US multifamily rents could ‘explode’ in three years

The US rental apartment sector is expected to ‘bounce’ along the bottom for another 18 months before rents start to grow and in some cases grow substantially. However some multifamily owners should consider selling now if their assets are not in prime shape and in great locations, Caldera Asset Management tells PERE.

The US multifamily market could see an explosion in rents in roughly three years time as surplus rental inventory and condo stock is absorbed, Caldera Asset Management co-founder Mike Kelly told PERE.

However, investors in the sector shouldn’t expect to see a return to rental levels seen prior to the credit crisis, with Kelly warning: “It does depend on the city, of course, but generally 2012 is not going to be a repeat of 2007. Some areas will get substantial increases but it won’t be anything like the bubble we’ve just seen.”

The Greenwood Village, Colorado-based multifamily turnaround executive also said apartment owners had to be “very realistic” about the prospects of their assets going forward – recommending those with properties not in a great shape or location to sell now.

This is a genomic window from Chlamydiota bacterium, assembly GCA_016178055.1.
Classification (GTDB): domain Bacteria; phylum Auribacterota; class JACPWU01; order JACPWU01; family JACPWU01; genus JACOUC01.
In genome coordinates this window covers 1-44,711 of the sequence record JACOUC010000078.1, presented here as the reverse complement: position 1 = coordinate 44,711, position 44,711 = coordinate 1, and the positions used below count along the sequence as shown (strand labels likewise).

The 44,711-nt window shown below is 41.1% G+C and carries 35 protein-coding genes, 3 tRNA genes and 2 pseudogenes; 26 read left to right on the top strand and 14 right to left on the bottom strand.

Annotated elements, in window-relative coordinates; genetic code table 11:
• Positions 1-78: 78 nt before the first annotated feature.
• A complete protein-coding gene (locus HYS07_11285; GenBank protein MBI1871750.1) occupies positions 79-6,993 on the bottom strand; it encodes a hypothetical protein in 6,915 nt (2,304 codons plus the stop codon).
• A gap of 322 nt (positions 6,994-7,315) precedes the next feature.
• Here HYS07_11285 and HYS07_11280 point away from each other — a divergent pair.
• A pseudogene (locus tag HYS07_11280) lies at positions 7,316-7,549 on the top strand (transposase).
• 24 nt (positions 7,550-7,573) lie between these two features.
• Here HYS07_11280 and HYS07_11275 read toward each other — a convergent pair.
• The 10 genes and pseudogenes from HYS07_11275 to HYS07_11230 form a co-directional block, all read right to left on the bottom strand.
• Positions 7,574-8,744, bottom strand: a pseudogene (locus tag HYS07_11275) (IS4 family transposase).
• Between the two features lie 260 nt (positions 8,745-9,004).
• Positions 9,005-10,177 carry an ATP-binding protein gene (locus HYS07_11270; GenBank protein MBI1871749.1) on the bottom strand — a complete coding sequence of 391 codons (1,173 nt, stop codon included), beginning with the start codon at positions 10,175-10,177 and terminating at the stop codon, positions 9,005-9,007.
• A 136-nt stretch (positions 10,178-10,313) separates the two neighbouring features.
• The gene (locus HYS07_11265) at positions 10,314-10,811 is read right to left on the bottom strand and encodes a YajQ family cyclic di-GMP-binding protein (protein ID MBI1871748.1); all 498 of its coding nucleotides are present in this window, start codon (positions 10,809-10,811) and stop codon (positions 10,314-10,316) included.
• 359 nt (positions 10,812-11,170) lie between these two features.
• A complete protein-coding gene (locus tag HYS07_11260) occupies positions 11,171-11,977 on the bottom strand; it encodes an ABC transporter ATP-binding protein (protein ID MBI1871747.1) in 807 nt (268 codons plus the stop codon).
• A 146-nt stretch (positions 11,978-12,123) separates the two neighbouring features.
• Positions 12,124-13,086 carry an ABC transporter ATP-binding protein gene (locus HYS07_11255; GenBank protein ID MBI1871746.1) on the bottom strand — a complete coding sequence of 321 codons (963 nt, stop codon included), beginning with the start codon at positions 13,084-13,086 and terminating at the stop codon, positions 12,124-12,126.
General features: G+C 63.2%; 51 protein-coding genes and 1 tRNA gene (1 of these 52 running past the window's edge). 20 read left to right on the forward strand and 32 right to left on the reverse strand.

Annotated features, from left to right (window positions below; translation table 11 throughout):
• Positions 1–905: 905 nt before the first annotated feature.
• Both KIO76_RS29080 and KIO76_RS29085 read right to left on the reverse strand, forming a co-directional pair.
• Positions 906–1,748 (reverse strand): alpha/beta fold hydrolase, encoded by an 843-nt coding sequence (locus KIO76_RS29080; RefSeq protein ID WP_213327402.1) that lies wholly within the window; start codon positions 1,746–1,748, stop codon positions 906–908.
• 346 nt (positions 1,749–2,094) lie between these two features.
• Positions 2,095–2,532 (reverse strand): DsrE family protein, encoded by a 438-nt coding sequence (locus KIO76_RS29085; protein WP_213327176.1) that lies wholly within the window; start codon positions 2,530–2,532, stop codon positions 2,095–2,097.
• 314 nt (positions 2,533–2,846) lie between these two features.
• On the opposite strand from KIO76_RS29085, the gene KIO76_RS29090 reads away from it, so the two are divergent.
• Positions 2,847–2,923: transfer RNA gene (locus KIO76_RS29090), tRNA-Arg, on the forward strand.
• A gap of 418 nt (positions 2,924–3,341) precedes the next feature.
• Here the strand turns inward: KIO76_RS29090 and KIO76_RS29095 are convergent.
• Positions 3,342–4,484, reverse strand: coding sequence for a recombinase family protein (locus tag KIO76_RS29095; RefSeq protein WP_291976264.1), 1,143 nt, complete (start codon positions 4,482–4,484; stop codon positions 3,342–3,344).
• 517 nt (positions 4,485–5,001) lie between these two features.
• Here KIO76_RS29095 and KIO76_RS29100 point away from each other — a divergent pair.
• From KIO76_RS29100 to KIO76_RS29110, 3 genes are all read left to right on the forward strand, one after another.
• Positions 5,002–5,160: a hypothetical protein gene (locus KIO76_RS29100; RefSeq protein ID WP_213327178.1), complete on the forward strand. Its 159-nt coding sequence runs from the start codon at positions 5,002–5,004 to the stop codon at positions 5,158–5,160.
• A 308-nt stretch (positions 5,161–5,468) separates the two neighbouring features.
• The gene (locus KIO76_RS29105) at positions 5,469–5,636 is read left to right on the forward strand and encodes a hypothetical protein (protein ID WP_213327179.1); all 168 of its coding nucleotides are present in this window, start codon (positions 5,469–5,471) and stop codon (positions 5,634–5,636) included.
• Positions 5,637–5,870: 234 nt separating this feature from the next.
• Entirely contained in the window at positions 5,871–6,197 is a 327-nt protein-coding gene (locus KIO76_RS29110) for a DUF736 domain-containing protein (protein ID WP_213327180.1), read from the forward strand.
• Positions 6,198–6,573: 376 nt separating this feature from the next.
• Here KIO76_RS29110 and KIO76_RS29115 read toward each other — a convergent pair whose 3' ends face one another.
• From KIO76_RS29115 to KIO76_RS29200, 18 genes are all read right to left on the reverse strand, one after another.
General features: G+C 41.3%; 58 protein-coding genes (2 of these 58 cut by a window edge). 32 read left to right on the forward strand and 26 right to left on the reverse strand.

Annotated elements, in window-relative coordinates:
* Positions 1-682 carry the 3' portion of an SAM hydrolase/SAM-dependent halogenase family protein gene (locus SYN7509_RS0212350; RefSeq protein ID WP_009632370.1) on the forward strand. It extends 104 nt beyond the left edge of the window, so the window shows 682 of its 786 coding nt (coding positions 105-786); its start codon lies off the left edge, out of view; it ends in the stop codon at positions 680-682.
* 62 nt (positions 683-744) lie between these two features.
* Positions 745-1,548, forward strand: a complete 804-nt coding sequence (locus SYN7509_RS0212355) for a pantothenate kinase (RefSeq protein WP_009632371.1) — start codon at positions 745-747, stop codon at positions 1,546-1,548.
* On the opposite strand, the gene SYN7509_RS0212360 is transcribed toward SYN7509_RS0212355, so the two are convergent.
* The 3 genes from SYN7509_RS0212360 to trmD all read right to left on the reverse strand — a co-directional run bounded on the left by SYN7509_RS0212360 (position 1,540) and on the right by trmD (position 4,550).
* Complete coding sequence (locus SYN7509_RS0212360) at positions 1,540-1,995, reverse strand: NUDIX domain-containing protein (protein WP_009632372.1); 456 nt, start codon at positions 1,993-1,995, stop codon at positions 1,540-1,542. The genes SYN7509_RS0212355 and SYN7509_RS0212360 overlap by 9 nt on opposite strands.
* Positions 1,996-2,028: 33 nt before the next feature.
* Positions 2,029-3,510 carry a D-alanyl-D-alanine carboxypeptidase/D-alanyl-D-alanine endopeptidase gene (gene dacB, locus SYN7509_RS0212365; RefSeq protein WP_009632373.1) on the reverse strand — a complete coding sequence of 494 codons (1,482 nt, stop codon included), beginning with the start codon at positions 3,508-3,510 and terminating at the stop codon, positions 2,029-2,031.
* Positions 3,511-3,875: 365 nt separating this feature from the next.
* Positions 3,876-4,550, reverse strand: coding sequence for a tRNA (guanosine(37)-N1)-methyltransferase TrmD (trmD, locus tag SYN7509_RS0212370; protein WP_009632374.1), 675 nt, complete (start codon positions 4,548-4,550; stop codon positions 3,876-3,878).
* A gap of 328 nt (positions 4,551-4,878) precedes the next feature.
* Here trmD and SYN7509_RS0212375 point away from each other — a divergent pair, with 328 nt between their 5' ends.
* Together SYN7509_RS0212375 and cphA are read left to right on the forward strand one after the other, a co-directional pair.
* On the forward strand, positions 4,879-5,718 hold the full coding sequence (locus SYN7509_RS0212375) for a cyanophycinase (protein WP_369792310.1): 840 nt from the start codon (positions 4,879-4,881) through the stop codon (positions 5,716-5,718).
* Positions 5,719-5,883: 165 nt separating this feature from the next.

Kelly said the looming gap between commercial real estate debt maturities, including multifamily loans, and available credit over the next few years could result in a flood of properties coming to the market.

“There’s not a lot of product in the market right now, so for some investors it would be best to take advantage of that situation,” he said. “Because when the flood of assets does hit it will be extremely difficult to differentiate products. It’s about getting ahead of the curve.”

Between 2005 and 2007, some multifamily markets “went crazy”, Kelly explained, feeding off cheap debt. However, he said, not all locations are set to “come back” as strongly.

“It was the financing that investors were buying, the apartment was the vehicle to get the financing. For some investors it would be best to sell now and so they don’t have to fight a battle they might ultimately lose,” Kelly added.

Kelly said the equity in many multifamily deals done over the past few years had been “wiped out” with average cap rates in the US raising to 7 percent, against previous averages in the 4 percent to 5 percent range. “People are cash flow investors versus IRR investors and that’s a painful transition.”

He said the next three years would be about rebalancing portfolios and investments. He expected US multifamily rents to “bounce” along the bottom for the next 12 to 18 months, before rents to start to grow steadily. He said some markets would see rents “explode” in roughly three years as existing inventory and condo supply is taken up, and little new product hits the market. But he added: “It will not be like 2007. We might see rent growth of around 3 percent to 4 percent a year, which has historically been very strong.”